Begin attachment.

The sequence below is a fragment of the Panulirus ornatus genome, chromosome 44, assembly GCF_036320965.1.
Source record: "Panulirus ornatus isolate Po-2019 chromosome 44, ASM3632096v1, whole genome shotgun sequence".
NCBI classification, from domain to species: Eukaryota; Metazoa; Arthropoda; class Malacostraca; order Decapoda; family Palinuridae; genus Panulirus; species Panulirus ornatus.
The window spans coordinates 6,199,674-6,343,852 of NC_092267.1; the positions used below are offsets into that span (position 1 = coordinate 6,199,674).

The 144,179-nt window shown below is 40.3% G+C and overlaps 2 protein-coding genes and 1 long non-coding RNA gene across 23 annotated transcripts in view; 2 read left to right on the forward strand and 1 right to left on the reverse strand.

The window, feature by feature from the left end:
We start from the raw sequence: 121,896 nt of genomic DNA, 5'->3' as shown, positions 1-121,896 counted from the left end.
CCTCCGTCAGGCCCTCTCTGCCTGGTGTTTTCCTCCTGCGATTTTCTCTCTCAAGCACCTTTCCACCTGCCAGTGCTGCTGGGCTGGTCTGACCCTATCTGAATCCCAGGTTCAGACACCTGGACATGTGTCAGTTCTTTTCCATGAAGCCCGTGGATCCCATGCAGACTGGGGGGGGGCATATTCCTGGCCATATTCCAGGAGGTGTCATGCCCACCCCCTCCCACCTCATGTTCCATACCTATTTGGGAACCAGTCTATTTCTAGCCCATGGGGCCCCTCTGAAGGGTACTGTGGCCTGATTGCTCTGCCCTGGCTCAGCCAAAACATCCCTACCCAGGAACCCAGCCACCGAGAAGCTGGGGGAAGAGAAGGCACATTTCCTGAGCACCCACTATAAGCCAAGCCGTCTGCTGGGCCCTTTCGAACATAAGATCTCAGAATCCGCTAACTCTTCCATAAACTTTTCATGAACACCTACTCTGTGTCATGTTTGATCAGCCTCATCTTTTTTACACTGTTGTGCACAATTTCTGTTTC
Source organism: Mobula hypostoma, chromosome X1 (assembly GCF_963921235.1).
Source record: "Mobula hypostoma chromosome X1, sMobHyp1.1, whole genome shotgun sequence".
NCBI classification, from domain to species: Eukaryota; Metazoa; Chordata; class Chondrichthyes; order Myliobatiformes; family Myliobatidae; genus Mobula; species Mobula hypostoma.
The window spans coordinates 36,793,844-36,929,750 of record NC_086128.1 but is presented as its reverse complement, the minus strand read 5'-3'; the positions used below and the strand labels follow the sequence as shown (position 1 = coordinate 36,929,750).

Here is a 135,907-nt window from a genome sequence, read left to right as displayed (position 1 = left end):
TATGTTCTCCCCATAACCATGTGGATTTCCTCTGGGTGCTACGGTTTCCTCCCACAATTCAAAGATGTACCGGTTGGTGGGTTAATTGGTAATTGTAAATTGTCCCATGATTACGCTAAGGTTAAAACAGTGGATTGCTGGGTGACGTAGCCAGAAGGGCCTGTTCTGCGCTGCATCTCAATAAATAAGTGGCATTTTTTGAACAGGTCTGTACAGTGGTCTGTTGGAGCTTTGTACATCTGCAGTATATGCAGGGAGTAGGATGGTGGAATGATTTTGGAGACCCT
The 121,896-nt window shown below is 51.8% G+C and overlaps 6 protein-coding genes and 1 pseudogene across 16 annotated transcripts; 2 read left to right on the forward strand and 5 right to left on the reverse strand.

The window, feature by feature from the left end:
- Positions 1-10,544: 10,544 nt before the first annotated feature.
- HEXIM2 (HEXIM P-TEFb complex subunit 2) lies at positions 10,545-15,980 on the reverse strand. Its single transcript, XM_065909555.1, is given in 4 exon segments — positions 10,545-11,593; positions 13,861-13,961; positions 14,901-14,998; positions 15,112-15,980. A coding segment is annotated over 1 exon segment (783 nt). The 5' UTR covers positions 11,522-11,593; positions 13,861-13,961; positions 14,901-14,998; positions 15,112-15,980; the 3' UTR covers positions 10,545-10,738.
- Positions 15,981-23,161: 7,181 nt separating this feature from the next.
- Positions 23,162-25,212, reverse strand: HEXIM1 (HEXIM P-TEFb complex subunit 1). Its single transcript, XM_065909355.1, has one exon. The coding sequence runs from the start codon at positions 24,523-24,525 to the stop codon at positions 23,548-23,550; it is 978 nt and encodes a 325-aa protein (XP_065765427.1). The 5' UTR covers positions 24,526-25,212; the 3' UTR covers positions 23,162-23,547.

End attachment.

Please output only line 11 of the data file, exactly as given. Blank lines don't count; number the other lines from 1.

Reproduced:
NCBI classification, from domain to species: Eukaryota; Metazoa; Chordata; class Chondrichthyes; order Myliobatiformes; family Myliobatidae; genus Mobula; species Mobula hypostoma.